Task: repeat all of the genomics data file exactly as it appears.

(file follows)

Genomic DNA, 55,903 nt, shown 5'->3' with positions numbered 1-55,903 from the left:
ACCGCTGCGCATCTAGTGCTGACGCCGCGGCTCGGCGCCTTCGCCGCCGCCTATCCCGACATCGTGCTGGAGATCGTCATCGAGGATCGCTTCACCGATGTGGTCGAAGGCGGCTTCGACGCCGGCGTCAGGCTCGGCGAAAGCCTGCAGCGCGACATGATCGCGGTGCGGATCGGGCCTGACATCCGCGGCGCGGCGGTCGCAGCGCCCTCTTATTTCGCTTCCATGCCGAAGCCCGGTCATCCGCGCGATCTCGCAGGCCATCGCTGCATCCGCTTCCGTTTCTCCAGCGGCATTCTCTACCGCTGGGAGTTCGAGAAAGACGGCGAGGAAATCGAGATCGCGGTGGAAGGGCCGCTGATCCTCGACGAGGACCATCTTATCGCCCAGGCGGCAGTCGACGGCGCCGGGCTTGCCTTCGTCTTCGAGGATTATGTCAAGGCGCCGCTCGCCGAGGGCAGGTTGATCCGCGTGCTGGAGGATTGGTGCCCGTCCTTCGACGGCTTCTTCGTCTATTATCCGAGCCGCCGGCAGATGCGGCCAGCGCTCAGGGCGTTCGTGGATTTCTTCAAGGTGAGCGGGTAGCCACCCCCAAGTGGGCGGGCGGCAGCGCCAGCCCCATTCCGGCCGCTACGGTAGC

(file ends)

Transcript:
Genomic DNA, 55,903 nt, shown 5'->3' with positions numbered 1-55,903 from the left:
ACCGCTGCGCATCTAGTGCTGACGCCGCGGCTCGGCGCCTTCGCCGCCGCCTATCCCGACATCGTGCTGGAGATCGTCATCGAGGATCGCTTCACCGATGTGGTCGAAGGCGGCTTCGACGCCGGCGTCAGGCTCGGCGAAAGCCTGCAGCGCGACATGATCGCGGTGCGGATCGGGCCTGACATCCGCGGCGCGGCGGTCGCAGCGCCCTCTTATTTCGCTTCCATGCCGAAGCCCGGTCATCCGCGCGATCTCGCAGGCCATCGCTGCATCCGCTTCCGTTTCTCCAGCGGCATTCTCTACCGCTGGGAGTTCGAGAAAGACGGCGAGGAAATCGAGATCGCGGTGGAAGGGCCGCTGATCCTCGACGAGGACCATCTTATCGCCCAGGCGGCAGTCGACGGCGCCGGGCTTGCCTTCGTCTTCGAGGATTATGTCAAGGCGCCGCTCGCCGAGGGCAGGTTGATCCGCGTGCTGGAGGATTGGTGCCCGTCCTTCGACGGCTTCTTCGTCTATTATCCGAGCCGCCGGCAGATGCGGCCAGCGCTCAGGGCGTTCGTGGATTTCTTCAAGGTGAGCGGGTAGCCACCCCCAAGTGGGCGGGCGGCAGCGCCAGCCCCATTCCGGCCGCTACGGTAGC